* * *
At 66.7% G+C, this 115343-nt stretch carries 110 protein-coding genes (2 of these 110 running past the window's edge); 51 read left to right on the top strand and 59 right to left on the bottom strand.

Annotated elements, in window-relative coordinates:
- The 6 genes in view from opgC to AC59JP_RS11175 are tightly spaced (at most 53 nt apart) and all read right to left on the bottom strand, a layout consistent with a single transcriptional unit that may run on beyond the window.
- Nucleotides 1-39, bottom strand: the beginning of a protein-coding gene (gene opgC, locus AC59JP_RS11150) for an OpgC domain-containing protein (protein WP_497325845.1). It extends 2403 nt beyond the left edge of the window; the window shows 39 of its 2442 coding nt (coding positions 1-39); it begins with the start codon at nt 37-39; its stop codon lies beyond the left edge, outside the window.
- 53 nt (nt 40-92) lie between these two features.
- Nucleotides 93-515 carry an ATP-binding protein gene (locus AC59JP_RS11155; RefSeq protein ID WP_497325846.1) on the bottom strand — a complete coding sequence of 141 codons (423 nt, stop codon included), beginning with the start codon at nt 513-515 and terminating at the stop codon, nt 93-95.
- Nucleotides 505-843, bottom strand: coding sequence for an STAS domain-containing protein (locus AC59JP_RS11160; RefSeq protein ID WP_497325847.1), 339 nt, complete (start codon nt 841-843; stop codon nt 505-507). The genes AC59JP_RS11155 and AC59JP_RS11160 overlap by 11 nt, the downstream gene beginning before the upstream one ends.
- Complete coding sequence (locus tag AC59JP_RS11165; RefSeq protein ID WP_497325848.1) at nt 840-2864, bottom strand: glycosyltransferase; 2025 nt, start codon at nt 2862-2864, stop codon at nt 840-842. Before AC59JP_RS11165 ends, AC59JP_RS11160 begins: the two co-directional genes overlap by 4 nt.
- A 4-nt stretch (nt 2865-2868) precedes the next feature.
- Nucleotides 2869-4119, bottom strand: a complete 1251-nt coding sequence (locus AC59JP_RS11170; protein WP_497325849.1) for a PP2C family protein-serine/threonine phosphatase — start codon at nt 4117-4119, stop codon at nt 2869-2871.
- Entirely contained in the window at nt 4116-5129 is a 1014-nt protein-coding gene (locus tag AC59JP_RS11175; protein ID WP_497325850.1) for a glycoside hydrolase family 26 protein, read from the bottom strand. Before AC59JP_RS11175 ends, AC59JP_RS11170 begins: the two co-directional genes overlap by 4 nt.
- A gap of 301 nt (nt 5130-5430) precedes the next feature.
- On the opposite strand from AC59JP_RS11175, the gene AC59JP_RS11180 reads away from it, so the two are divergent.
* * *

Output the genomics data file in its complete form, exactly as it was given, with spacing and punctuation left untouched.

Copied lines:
At 66.7% G+C, this 115343-nt stretch carries 110 protein-coding genes (2 of these 110 running past the window's edge); 51 read left to right on the top strand and 59 right to left on the bottom strand.

Annotated elements, in window-relative coordinates:
- The 6 genes in view from opgC to AC59JP_RS11175 are tightly spaced (at most 53 nt apart) and all read right to left on the bottom strand, a layout consistent with a single transcriptional unit that may run on beyond the window.
- Nucleotides 1-39, bottom strand: the beginning of a protein-coding gene (gene opgC, locus AC59JP_RS11150) for an OpgC domain-containing protein (protein WP_497325845.1). It extends 2403 nt beyond the left edge of the window; the window shows 39 of its 2442 coding nt (coding positions 1-39); it begins with the start codon at nt 37-39; its stop codon lies beyond the left edge, outside the window.
- 53 nt (nt 40-92) lie between these two features.
- Nucleotides 93-515 carry an ATP-binding protein gene (locus AC59JP_RS11155; RefSeq protein ID WP_497325846.1) on the bottom strand — a complete coding sequence of 141 codons (423 nt, stop codon included), beginning with the start codon at nt 513-515 and terminating at the stop codon, nt 93-95.
- Nucleotides 505-843, bottom strand: coding sequence for an STAS domain-containing protein (locus AC59JP_RS11160; RefSeq protein ID WP_497325847.1), 339 nt, complete (start codon nt 841-843; stop codon nt 505-507). The genes AC59JP_RS11155 and AC59JP_RS11160 overlap by 11 nt, the downstream gene beginning before the upstream one ends.
- Complete coding sequence (locus tag AC59JP_RS11165; RefSeq protein ID WP_497325848.1) at nt 840-2864, bottom strand: glycosyltransferase; 2025 nt, start codon at nt 2862-2864, stop codon at nt 840-842. Before AC59JP_RS11165 ends, AC59JP_RS11160 begins: the two co-directional genes overlap by 4 nt.
- A 4-nt stretch (nt 2865-2868) precedes the next feature.
- Nucleotides 2869-4119, bottom strand: a complete 1251-nt coding sequence (locus AC59JP_RS11170; protein WP_497325849.1) for a PP2C family protein-serine/threonine phosphatase — start codon at nt 4117-4119, stop codon at nt 2869-2871.
- Entirely contained in the window at nt 4116-5129 is a 1014-nt protein-coding gene (locus tag AC59JP_RS11175; protein ID WP_497325850.1) for a glycoside hydrolase family 26 protein, read from the bottom strand. Before AC59JP_RS11175 ends, AC59JP_RS11170 begins: the two co-directional genes overlap by 4 nt.
- A gap of 301 nt (nt 5130-5430) precedes the next feature.
- On the opposite strand from AC59JP_RS11175, the gene AC59JP_RS11180 reads away from it, so the two are divergent.